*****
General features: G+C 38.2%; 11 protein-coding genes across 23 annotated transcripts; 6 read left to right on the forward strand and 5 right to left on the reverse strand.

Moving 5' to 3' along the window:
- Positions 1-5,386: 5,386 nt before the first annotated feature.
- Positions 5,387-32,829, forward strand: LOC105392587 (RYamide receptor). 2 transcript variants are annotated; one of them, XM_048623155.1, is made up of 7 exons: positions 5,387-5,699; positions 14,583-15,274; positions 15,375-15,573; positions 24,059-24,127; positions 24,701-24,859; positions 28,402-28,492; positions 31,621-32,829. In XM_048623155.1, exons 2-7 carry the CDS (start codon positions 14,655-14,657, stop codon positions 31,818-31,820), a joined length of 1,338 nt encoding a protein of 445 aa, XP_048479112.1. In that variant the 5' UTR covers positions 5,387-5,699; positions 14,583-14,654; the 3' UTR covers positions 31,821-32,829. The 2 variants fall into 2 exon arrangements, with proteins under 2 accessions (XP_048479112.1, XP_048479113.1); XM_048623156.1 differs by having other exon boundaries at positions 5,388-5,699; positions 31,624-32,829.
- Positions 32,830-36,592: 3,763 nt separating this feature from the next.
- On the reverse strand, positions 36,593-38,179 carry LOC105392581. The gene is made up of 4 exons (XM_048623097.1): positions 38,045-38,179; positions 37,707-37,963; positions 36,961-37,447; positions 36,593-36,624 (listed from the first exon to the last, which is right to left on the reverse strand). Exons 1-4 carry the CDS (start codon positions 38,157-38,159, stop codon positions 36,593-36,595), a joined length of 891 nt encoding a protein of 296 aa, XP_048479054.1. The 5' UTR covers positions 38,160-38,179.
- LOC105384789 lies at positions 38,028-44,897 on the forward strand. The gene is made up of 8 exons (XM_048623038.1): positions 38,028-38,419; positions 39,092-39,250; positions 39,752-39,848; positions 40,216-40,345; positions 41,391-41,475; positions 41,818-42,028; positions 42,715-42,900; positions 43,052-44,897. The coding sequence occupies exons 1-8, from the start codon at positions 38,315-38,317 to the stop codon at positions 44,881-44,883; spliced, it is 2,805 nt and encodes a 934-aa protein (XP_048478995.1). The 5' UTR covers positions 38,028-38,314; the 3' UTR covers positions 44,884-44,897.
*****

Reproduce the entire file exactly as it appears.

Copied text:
General features: G+C 38.2%; 11 protein-coding genes across 23 annotated transcripts; 6 read left to right on the forward strand and 5 right to left on the reverse strand.

Moving 5' to 3' along the window:
- Positions 1-5,386: 5,386 nt before the first annotated feature.
- Positions 5,387-32,829, forward strand: LOC105392587 (RYamide receptor). 2 transcript variants are annotated; one of them, XM_048623155.1, is made up of 7 exons: positions 5,387-5,699; positions 14,583-15,274; positions 15,375-15,573; positions 24,059-24,127; positions 24,701-24,859; positions 28,402-28,492; positions 31,621-32,829. In XM_048623155.1, exons 2-7 carry the CDS (start codon positions 14,655-14,657, stop codon positions 31,818-31,820), a joined length of 1,338 nt encoding a protein of 445 aa, XP_048479112.1. In that variant the 5' UTR covers positions 5,387-5,699; positions 14,583-14,654; the 3' UTR covers positions 31,821-32,829. The 2 variants fall into 2 exon arrangements, with proteins under 2 accessions (XP_048479112.1, XP_048479113.1); XM_048623156.1 differs by having other exon boundaries at positions 5,388-5,699; positions 31,624-32,829.
- Positions 32,830-36,592: 3,763 nt separating this feature from the next.
- On the reverse strand, positions 36,593-38,179 carry LOC105392581. The gene is made up of 4 exons (XM_048623097.1): positions 38,045-38,179; positions 37,707-37,963; positions 36,961-37,447; positions 36,593-36,624 (listed from the first exon to the last, which is right to left on the reverse strand). Exons 1-4 carry the CDS (start codon positions 38,157-38,159, stop codon positions 36,593-36,595), a joined length of 891 nt encoding a protein of 296 aa, XP_048479054.1. The 5' UTR covers positions 38,160-38,179.
- LOC105384789 lies at positions 38,028-44,897 on the forward strand. The gene is made up of 8 exons (XM_048623038.1): positions 38,028-38,419; positions 39,092-39,250; positions 39,752-39,848; positions 40,216-40,345; positions 41,391-41,475; positions 41,818-42,028; positions 42,715-42,900; positions 43,052-44,897. The coding sequence occupies exons 1-8, from the start codon at positions 38,315-38,317 to the stop codon at positions 44,881-44,883; spliced, it is 2,805 nt and encodes a 934-aa protein (XP_048478995.1). The 5' UTR covers positions 38,028-38,314; the 3' UTR covers positions 44,884-44,897.